You won't want to miss the optimism and sunshine of Gustav Mahler’s Symphony No. 4, drawing much of its balance and influence from the Classical era, this Sunday, July 20th at 1 pm. It's the Philadelphians in a performance from October in Verizon Hall, a re-broadcast from November, 2013.
Benjamin Britten, born 100 years ago, also drew inspiration from an earlier period, using themes from 17th-century composer Henry Purcell in his orchestral showpiece Variations and Fugue on a Theme of Purcell. Featuring all the main sections of the orchestra, and presenting prominent solos from The Philadelphia Orchestra’s principal players, Britten’s work stands as one of the best “guides to the orchestra” ever written.
And, Richard Strauss’s Oboe Concerto had its genesis during a lengthy meeting in Germany between former Philadelphia Orchestra Principal Oboe John de Lancie and the composer. De Lancie, who was stationed in Germany at the end of World War II, suggested that Strauss compose a concerto for oboe and orchestra; and while de Lancie did not give the work’s premiere, he did perform the Concerto in The Philadelphia Orchestra’s first performance, in 1964. Principal Oboe Richard Woodhams, a student of de Lancie’s, now carries this connection forward, as he performs the concerto in next week’s broadcast.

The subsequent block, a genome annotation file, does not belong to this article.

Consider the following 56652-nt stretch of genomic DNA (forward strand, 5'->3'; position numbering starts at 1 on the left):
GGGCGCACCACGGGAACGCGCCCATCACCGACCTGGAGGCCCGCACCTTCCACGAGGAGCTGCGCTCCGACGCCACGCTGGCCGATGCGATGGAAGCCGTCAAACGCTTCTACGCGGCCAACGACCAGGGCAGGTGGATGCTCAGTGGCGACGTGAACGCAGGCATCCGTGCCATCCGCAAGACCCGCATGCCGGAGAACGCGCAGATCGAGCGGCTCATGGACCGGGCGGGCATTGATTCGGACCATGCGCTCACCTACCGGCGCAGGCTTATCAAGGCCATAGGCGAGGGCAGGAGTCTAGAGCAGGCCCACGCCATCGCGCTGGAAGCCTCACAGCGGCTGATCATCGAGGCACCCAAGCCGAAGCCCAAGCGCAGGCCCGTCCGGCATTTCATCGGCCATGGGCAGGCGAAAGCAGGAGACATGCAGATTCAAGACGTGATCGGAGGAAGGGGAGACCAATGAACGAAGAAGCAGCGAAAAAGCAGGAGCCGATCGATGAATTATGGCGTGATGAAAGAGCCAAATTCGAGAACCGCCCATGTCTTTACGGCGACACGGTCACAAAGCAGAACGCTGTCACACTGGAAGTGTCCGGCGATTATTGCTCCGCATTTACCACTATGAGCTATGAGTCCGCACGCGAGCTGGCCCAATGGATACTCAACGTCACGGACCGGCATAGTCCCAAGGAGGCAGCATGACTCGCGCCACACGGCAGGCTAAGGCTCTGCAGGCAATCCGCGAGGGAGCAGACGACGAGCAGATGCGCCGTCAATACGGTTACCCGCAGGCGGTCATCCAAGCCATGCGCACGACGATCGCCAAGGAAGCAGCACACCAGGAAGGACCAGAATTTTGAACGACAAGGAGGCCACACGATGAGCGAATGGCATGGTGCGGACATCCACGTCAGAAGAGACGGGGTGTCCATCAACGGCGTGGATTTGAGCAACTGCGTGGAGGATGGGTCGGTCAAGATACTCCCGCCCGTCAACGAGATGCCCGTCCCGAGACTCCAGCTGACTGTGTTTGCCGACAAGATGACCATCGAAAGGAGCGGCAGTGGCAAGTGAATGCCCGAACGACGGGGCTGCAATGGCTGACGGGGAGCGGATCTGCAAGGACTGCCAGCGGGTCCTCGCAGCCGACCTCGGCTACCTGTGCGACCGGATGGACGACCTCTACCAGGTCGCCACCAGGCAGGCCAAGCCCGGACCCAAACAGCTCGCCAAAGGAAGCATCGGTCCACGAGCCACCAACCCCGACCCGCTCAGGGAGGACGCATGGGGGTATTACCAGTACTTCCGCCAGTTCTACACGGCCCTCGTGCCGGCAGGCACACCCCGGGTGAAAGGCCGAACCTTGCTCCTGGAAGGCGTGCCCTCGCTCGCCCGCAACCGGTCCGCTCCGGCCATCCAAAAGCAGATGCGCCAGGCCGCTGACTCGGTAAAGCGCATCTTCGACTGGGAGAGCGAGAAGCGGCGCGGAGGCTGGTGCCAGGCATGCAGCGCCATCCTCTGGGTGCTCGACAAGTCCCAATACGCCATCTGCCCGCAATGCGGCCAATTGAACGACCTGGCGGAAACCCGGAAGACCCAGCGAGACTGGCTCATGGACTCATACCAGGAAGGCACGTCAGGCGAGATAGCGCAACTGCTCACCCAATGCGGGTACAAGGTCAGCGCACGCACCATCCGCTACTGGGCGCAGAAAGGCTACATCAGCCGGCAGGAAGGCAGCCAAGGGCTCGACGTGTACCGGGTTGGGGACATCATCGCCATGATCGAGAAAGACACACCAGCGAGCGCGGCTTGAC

During intermission, WRTI's Susan Lewis speak swith oboist Richard Woodhams, and Jim Cotter visits backstage with soprano Christiane Karg. Be listening! That’s this Sunday, July 20th from 1 until 3 pm. Program notes, audio and video
Britten - Variations and Fugue on a Theme of Purcell
Strauss - Oboe Concerto
Mahler - Symphony No. 4
Yannick Nézet-Séguin - Conductor
Richard Woodhams - Oboe
Christiane Karg - Soprano